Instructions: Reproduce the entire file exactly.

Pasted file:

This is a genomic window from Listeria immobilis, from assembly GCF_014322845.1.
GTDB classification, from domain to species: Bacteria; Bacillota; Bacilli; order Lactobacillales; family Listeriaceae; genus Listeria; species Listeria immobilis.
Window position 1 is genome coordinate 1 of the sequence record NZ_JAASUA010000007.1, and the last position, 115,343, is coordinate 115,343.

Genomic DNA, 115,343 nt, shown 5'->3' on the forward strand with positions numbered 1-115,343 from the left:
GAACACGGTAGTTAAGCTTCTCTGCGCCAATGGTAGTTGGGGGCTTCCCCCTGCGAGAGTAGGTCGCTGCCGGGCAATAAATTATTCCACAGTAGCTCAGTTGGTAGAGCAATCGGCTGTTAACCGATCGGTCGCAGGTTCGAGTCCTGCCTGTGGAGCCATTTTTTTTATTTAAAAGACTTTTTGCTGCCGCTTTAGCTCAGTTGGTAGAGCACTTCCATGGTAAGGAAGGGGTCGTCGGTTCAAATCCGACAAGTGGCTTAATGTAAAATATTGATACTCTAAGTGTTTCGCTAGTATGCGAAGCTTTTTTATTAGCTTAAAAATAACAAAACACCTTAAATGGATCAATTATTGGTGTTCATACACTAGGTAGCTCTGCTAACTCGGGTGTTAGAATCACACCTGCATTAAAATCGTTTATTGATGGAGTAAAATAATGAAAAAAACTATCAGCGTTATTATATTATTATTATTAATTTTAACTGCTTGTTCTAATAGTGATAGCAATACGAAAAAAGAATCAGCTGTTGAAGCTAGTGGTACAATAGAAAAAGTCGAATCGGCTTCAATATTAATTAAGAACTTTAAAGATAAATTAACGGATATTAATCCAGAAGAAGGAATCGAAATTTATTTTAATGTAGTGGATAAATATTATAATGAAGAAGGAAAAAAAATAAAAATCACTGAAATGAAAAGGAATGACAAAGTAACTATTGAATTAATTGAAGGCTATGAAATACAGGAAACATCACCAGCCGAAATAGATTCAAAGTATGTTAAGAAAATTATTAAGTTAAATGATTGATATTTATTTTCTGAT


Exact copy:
This is a genomic window from Listeria immobilis, from assembly GCF_014322845.1.
GTDB classification, from domain to species: Bacteria; Bacillota; Bacilli; order Lactobacillales; family Listeriaceae; genus Listeria; species Listeria immobilis.
Window position 1 is genome coordinate 1 of the sequence record NZ_JAASUA010000007.1, and the last position, 115,343, is coordinate 115,343.

Genomic DNA, 115,343 nt, shown 5'->3' on the forward strand with positions numbered 1-115,343 from the left:
GAACACGGTAGTTAAGCTTCTCTGCGCCAATGGTAGTTGGGGGCTTCCCCCTGCGAGAGTAGGTCGCTGCCGGGCAATAAATTATTCCACAGTAGCTCAGTTGGTAGAGCAATCGGCTGTTAACCGATCGGTCGCAGGTTCGAGTCCTGCCTGTGGAGCCATTTTTTTTATTTAAAAGACTTTTTGCTGCCGCTTTAGCTCAGTTGGTAGAGCACTTCCATGGTAAGGAAGGGGTCGTCGGTTCAAATCCGACAAGTGGCTTAATGTAAAATATTGATACTCTAAGTGTTTCGCTAGTATGCGAAGCTTTTTTATTAGCTTAAAAATAACAAAACACCTTAAATGGATCAATTATTGGTGTTCATACACTAGGTAGCTCTGCTAACTCGGGTGTTAGAATCACACCTGCATTAAAATCGTTTATTGATGGAGTAAAATAATGAAAAAAACTATCAGCGTTATTATATTATTATTATTAATTTTAACTGCTTGTTCTAATAGTGATAGCAATACGAAAAAAGAATCAGCTGTTGAAGCTAGTGGTACAATAGAAAAAGTCGAATCGGCTTCAATATTAATTAAGAACTTTAAAGATAAATTAACGGATATTAATCCAGAAGAAGGAATCGAAATTTATTTTAATGTAGTGGATAAATATTATAATGAAGAAGGAAAAAAAATAAAAATCACTGAAATGAAAAGGAATGACAAAGTAACTATTGAATTAATTGAAGGCTATGAAATACAGGAAACATCACCAGCCGAAATAGATTCAAAGTATGTTAAGAAAATTATTAAGTTAAATGATTGATATTTATTTTCTGAT